“Museums are their collections”. Pepe Serra, director of the National Art Museum of Catalonia (MNAC) is very clear about this, and has repeated it often, just as Maite Ocaña, his predecessor at the MNAC and the Picasso Museum, did before him.
But what he also has very clear is that the time when museums exhibited a fixed and permanent collection are over. For decades British and American art galleries have understood this and now the museums here are doing the same, pressured by a number of factors: the slashing of budgets which has meant museums have to share and cooperate if they are to avoid cultural starvation; the need to offer experiences and knowledge to a broad public; and obviously the entry of new ideas and ways of management that are creating more flexible dynamics in the showing of the works.
The MNAC is currently at an ideal moment to “rehearse” these new relations and ways of exhibiting since it has been working on the collection of work from the post-war and second avant-garde periods. Despite the financial constraints, and also, and especially, the current lack of space, the museum has just opened two new rooms dedicated to Catalan art from 1940 to 1980, which offer a small taste of what will be, in the not too distant future we hope, this latest period of the MNAC. Àlex Mitrani is the curator at this exciting time when we are looking at a whole field to be reviewed, with the rediscovery of new artists and a display of the diversity of Catalan post-war art, well beyond the centrality of the work of Tàpies. Evidently, he is present, with three works: two small format fantasy murals and a portrait of Joan Brossa from 1950, manipulated two decades later.
The rooms offer dialogues which cleverly link the works with the artists, despite the fact that the whole exhibition has to be summed up in 40 pieces. Next to the Tàpies sits (finally!) the most nocturnal of Amèlia Riera’s work in a painting from 1963; the daring abstractions by Manuel Duque come into the MNAC for the first time, recovered from an exhibition at the Vila Casas Foundation; and there is talk of an influential exhibition to recover the 1943 show at the Sala Reig, described by Alexandre Cirici as the first to reintroduce modernity after the Civil War.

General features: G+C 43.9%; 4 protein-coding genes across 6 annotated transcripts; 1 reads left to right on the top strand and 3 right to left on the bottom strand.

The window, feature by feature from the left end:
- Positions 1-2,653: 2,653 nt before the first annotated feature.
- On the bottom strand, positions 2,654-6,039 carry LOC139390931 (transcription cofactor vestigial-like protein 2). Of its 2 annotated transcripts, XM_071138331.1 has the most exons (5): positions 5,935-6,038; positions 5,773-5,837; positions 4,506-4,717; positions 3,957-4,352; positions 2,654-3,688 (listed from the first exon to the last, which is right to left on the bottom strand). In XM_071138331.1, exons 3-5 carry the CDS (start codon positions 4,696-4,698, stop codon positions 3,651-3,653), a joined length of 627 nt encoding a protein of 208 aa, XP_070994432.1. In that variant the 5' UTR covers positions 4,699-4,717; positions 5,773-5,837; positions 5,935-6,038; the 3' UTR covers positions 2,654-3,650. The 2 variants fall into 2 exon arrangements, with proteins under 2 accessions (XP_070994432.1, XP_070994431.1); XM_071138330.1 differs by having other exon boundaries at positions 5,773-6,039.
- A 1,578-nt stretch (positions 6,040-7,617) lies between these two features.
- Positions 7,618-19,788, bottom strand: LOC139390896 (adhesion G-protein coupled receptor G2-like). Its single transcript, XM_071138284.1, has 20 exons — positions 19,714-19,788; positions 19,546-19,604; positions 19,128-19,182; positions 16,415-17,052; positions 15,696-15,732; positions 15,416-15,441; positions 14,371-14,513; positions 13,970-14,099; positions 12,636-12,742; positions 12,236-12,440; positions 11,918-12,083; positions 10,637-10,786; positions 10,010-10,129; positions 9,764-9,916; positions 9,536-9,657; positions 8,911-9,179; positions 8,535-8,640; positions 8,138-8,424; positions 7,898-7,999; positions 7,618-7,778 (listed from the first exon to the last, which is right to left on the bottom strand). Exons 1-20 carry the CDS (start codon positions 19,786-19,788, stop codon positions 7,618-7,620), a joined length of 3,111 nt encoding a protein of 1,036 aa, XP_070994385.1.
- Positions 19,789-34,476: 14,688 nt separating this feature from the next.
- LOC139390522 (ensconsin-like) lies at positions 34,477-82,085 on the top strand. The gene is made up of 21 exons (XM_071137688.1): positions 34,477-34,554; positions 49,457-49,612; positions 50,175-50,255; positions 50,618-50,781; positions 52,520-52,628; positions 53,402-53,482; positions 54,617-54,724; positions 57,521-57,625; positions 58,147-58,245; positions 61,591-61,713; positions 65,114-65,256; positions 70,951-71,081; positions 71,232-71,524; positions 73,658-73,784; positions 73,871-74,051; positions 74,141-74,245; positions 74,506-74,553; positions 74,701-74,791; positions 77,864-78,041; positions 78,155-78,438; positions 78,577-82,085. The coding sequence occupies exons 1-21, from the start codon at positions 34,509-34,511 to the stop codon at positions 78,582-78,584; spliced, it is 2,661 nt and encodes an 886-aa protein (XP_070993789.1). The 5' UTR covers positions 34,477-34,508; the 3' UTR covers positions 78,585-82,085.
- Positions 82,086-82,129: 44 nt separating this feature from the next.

Public art collections, seen as though they were one.
Among the other works to see the light are The Ironing Woman, by Ramon Rogent, which dialogues with an interior by Ràfols-Casamada preceding his later abstraction; an expressive vanitas by Guinovart and the sculpture The Circus, by Moisès Villèlia. The whole collection has been put together through donations, deposits, loans and some purchases, such as the piece by Guinovart. One of the main origins of pieces, especially those from the collection of the Government of Catalonia, is Barcelona modern art museum, Macba, in a collaboration which from now on will be completely normal. Public art collections seen as if they were one.
Similarly, at the start of the rooms for modern art there are three Picassos, loaned by the Picasso Museum in Barcelona. In the rooms of the MNAC, the works by Picasso fit like a glove: one self-portrait, from when the painter was 14 years old, which dialogues with the room dedicated to self-portraits next to the only oil by Juli Gonzalez; and two academies, in the room about the artist’s learning process at the end of the nineteenth century. One of these is an excellent choice, being a partial copy of the Study by Arcadi Mas i Fondevila, from 1878, which the young Picasso must have copied at the Academy of Fine Art. Picasso’s copy and Mas’s original, which is the property of the MNAC, have come together after so many years.
Further along the tour of modern art in the MNAC, next to the room showing republican posters from the Civil War, there is a temporary exhibition by contemporary artist, Pedro G. Romero, which can be seen until 28 April. Again, the works fit perfectly into the route with one of the three reconstructions made by the artist of a checa (a room for interrogation and torture used during the Civil War), belonging to the uncontainable Archivo F.X project, on iconoclasms and profanity in relation to art. It is a copy of the Saint Ursula checa in Valencia, in which the precepts of Alphonse Laurencic on the use of iconographic elements of modern art for the purpose of torture are perfectly applied.